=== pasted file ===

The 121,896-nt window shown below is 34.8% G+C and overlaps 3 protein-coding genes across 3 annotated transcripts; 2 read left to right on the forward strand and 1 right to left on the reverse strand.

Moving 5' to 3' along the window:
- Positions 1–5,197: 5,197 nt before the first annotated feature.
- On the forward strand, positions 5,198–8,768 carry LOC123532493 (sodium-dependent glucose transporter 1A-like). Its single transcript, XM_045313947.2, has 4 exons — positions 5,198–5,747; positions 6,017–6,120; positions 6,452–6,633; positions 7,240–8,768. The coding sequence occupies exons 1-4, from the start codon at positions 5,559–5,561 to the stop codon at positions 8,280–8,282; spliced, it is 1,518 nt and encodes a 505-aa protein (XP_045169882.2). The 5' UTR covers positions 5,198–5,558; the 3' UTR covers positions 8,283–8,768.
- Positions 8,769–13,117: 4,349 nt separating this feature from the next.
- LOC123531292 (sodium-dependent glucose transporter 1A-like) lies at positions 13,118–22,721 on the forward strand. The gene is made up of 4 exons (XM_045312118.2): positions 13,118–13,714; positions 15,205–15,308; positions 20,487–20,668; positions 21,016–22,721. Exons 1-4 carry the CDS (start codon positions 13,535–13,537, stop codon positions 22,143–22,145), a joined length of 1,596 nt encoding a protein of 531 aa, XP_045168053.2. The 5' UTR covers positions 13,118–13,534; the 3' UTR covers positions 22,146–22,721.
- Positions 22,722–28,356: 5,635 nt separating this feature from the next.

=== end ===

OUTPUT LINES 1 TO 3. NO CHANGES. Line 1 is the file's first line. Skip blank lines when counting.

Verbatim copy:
The 121,896-nt window shown below is 34.8% G+C and overlaps 3 protein-coding genes across 3 annotated transcripts; 2 read left to right on the forward strand and 1 right to left on the reverse strand.

Moving 5' to 3' along the window:
- Positions 1–5,197: 5,197 nt before the first annotated feature.